“This executive order amounts to a bizarre declaration against American businesses, from the largest to the smallest,” Small Business and Entrepreneurship (SBE) Council Chief Economist Raymond Keating said in a statement. “It’s hard to understand why a White House would go down such a path, especially as the economy is digging out from the COVID-19 disaster.”

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Commentary: As President Biden’s Deputy Secretary of Labor, Julie Su Would Take California’s Small-Business Nightmare National

Last Thursday, Senate Majority Leader Chuck Schumer filed cloture on the nomination of Julie Su, California’s top labor official, to become President Joe Biden’s deputy secretary of labor.

Su’s confirmation vote will likely occur soon after the Independence Day Senate recess. That’s bad news.

After all, Su leads California’s Labor and Workforce Development Agency, presiding over one of the most anti-small business regimes in the country. If confirmed as second-in-command at the Department of Labor, she would use her position to expand California’s war on small businesses nationwide. On behalf of their small business constituents, Senators must oppose Su’s confirmation.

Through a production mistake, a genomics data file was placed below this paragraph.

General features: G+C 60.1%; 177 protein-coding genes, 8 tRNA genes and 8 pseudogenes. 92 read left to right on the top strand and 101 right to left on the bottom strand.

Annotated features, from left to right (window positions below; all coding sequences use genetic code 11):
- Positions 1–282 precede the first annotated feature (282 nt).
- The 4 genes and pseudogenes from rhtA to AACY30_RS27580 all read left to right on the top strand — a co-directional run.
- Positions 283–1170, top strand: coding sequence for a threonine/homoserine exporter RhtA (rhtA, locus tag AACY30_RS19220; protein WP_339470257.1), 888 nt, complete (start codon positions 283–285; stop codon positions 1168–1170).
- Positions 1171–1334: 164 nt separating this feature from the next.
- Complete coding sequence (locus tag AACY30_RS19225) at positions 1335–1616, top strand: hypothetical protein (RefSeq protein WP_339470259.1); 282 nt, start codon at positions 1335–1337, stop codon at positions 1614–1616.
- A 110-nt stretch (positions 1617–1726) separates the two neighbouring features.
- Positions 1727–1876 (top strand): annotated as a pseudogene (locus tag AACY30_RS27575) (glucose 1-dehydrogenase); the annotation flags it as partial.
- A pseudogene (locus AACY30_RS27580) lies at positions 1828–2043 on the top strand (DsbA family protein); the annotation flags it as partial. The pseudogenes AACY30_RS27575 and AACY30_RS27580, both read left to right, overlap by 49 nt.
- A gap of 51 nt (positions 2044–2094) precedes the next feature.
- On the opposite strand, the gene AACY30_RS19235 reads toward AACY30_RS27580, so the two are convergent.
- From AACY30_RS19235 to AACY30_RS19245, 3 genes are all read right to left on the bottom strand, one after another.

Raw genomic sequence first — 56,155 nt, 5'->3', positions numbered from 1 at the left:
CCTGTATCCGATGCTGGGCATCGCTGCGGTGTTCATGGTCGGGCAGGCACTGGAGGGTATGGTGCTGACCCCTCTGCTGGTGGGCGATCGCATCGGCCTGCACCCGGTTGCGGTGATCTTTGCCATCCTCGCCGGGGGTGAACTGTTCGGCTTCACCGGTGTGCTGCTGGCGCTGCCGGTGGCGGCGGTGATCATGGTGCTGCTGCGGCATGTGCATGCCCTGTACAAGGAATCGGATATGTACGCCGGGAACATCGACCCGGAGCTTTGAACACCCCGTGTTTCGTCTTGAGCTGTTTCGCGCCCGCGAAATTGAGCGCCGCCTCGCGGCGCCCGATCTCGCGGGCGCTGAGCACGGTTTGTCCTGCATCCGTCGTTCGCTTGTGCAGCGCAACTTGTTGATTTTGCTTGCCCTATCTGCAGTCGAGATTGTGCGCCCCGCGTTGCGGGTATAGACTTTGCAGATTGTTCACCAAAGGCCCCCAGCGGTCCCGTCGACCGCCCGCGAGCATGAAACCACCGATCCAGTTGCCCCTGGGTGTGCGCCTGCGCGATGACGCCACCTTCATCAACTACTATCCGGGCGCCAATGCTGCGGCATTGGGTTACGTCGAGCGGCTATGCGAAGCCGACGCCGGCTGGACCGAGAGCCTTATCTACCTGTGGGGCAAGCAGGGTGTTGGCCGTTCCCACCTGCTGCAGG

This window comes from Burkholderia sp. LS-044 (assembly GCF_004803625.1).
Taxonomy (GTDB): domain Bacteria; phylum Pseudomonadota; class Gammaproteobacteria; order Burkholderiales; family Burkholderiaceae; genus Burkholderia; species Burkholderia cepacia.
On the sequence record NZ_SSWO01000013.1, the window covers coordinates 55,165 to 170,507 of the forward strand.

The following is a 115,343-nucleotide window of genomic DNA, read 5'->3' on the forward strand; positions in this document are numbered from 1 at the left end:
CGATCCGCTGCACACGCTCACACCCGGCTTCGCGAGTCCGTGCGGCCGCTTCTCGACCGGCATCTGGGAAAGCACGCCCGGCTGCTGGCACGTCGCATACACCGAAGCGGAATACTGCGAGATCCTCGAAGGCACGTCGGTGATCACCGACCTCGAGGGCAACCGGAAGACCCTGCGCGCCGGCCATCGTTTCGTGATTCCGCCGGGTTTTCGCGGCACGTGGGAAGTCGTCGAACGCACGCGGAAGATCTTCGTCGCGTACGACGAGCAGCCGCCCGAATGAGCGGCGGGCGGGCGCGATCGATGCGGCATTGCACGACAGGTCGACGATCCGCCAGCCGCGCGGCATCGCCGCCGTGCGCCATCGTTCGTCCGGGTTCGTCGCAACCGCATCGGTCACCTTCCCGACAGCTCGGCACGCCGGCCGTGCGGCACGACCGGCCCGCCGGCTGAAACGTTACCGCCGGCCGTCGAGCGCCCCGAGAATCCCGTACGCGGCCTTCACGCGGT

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Commentary: It is Time to Fight for the Rights of Independent Businesses

As a very young man, I was fortunate enough to start my own company out of my apartment using a small amount of investment capital from friends and family. Over time, that business grew to have over 6,000 employees and revenues in excess of $2 billion. Over nearly a 40-year span, my team and I built what some would consider a remarkable track record, as measured by both sales and profits.

Because of my experience growing that business, I feel a special kinship with small, privately owned businesses and their owners. I also come from a middle-class background, one that shaped me into the person I am today. It is through both the lens of entrepreneur and member of the middle-class that I look through when reflecting upon this Independence Day.